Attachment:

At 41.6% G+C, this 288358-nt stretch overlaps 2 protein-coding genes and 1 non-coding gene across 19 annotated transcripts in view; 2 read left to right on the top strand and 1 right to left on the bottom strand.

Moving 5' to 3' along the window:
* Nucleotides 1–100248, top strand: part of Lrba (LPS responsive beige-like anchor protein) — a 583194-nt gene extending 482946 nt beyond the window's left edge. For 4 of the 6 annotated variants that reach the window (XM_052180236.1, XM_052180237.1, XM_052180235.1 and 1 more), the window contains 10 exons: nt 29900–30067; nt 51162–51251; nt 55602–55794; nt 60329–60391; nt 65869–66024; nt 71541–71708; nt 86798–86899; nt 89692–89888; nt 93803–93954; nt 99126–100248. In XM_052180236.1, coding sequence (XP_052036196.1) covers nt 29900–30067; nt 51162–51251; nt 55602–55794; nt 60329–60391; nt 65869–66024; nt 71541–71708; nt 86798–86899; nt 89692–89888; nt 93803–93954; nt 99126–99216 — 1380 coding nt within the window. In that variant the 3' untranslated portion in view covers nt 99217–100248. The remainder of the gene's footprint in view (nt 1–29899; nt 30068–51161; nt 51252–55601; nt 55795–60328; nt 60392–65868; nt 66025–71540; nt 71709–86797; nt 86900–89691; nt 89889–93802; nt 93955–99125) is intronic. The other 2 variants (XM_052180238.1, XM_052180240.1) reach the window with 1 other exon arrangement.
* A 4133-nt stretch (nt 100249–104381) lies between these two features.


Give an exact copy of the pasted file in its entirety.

At 41.6% G+C, this 288358-nt stretch overlaps 2 protein-coding genes and 1 non-coding gene across 19 annotated transcripts in view; 2 read left to right on the top strand and 1 right to left on the bottom strand.

Moving 5' to 3' along the window:
* Nucleotides 1–100248, top strand: part of Lrba (LPS responsive beige-like anchor protein) — a 583194-nt gene extending 482946 nt beyond the window's left edge. For 4 of the 6 annotated variants that reach the window (XM_052180236.1, XM_052180237.1, XM_052180235.1 and 1 more), the window contains 10 exons: nt 29900–30067; nt 51162–51251; nt 55602–55794; nt 60329–60391; nt 65869–66024; nt 71541–71708; nt 86798–86899; nt 89692–89888; nt 93803–93954; nt 99126–100248. In XM_052180236.1, coding sequence (XP_052036196.1) covers nt 29900–30067; nt 51162–51251; nt 55602–55794; nt 60329–60391; nt 65869–66024; nt 71541–71708; nt 86798–86899; nt 89692–89888; nt 93803–93954; nt 99126–99216 — 1380 coding nt within the window. In that variant the 3' untranslated portion in view covers nt 99217–100248. The remainder of the gene's footprint in view (nt 1–29899; nt 30068–51161; nt 51252–55601; nt 55795–60328; nt 60392–65868; nt 66025–71540; nt 71709–86797; nt 86900–89691; nt 89889–93802; nt 93955–99125) is intronic. The other 2 variants (XM_052180238.1, XM_052180240.1) reach the window with 1 other exon arrangement.
* A 4133-nt stretch (nt 100249–104381) lies between these two features.